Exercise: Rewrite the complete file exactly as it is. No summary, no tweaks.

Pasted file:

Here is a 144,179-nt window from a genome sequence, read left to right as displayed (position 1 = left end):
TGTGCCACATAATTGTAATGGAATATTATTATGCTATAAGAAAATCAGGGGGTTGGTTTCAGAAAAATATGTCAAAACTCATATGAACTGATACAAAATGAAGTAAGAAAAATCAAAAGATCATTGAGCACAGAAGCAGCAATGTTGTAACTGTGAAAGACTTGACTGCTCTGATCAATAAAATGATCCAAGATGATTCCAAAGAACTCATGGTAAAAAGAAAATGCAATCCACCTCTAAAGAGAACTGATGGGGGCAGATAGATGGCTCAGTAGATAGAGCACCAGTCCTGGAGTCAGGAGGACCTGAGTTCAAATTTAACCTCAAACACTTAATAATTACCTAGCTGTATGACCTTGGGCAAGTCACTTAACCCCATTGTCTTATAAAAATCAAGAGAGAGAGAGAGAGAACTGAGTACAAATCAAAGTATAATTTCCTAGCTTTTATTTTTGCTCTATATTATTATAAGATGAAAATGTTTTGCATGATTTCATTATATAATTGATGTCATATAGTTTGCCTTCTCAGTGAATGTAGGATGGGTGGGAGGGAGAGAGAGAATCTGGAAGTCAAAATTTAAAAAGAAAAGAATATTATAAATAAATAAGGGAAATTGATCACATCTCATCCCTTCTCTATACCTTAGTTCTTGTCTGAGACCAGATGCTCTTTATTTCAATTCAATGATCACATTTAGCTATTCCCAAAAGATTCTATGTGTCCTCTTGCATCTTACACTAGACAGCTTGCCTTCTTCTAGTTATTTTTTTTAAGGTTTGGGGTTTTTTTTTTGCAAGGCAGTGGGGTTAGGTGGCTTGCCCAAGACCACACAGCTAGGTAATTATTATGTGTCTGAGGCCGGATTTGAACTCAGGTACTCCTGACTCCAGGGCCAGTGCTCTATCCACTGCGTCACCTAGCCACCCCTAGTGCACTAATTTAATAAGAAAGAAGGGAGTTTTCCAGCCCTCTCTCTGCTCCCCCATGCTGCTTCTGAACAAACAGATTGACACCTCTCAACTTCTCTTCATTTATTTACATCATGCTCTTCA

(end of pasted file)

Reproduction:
Here is a 144,179-nt window from a genome sequence, read left to right as displayed (position 1 = left end):
TGTGCCACATAATTGTAATGGAATATTATTATGCTATAAGAAAATCAGGGGGTTGGTTTCAGAAAAATATGTCAAAACTCATATGAACTGATACAAAATGAAGTAAGAAAAATCAAAAGATCATTGAGCACAGAAGCAGCAATGTTGTAACTGTGAAAGACTTGACTGCTCTGATCAATAAAATGATCCAAGATGATTCCAAAGAACTCATGGTAAAAAGAAAATGCAATCCACCTCTAAAGAGAACTGATGGGGGCAGATAGATGGCTCAGTAGATAGAGCACCAGTCCTGGAGTCAGGAGGACCTGAGTTCAAATTTAACCTCAAACACTTAATAATTACCTAGCTGTATGACCTTGGGCAAGTCACTTAACCCCATTGTCTTATAAAAATCAAGAGAGAGAGAGAGAGAACTGAGTACAAATCAAAGTATAATTTCCTAGCTTTTATTTTTGCTCTATATTATTATAAGATGAAAATGTTTTGCATGATTTCATTATATAATTGATGTCATATAGTTTGCCTTCTCAGTGAATGTAGGATGGGTGGGAGGGAGAGAGAGAATCTGGAAGTCAAAATTTAAAAAGAAAAGAATATTATAAATAAATAAGGGAAATTGATCACATCTCATCCCTTCTCTATACCTTAGTTCTTGTCTGAGACCAGATGCTCTTTATTTCAATTCAATGATCACATTTAGCTATTCCCAAAAGATTCTATGTGTCCTCTTGCATCTTACACTAGACAGCTTGCCTTCTTCTAGTTATTTTTTTTAAGGTTTGGGGTTTTTTTTTTGCAAGGCAGTGGGGTTAGGTGGCTTGCCCAAGACCACACAGCTAGGTAATTATTATGTGTCTGAGGCCGGATTTGAACTCAGGTACTCCTGACTCCAGGGCCAGTGCTCTATCCACTGCGTCACCTAGCCACCCCTAGTGCACTAATTTAATAAGAAAGAAGGGAGTTTTCCAGCCCTCTCTCTGCTCCCCCATGCTGCTTCTGAACAAACAGATTGACACCTCTCAACTTCTCTTCATTTATTTACATCATGCTCTTCA